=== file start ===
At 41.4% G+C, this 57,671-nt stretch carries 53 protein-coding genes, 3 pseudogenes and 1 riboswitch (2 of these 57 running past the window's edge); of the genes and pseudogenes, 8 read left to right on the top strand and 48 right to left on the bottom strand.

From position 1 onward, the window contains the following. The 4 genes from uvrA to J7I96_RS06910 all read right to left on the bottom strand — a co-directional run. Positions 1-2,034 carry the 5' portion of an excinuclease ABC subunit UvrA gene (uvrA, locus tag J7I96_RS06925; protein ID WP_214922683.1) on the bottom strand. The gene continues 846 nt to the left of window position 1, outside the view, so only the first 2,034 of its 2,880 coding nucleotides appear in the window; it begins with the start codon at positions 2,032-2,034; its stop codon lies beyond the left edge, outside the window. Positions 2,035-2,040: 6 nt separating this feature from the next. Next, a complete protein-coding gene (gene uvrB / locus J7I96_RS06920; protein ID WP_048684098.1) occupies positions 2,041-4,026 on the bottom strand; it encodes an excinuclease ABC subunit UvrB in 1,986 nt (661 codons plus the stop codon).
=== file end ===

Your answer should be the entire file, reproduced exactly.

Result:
At 41.4% G+C, this 57,671-nt stretch carries 53 protein-coding genes, 3 pseudogenes and 1 riboswitch (2 of these 57 running past the window's edge); of the genes and pseudogenes, 8 read left to right on the top strand and 48 right to left on the bottom strand.

From position 1 onward, the window contains the following. The 4 genes from uvrA to J7I96_RS06910 all read right to left on the bottom strand — a co-directional run. Positions 1-2,034 carry the 5' portion of an excinuclease ABC subunit UvrA gene (uvrA, locus tag J7I96_RS06925; protein ID WP_214922683.1) on the bottom strand. The gene continues 846 nt to the left of window position 1, outside the view, so only the first 2,034 of its 2,880 coding nucleotides appear in the window; it begins with the start codon at positions 2,032-2,034; its stop codon lies beyond the left edge, outside the window. Positions 2,035-2,040: 6 nt separating this feature from the next. Next, a complete protein-coding gene (gene uvrB / locus J7I96_RS06920; protein ID WP_048684098.1) occupies positions 2,041-4,026 on the bottom strand; it encodes an excinuclease ABC subunit UvrB in 1,986 nt (661 codons plus the stop codon).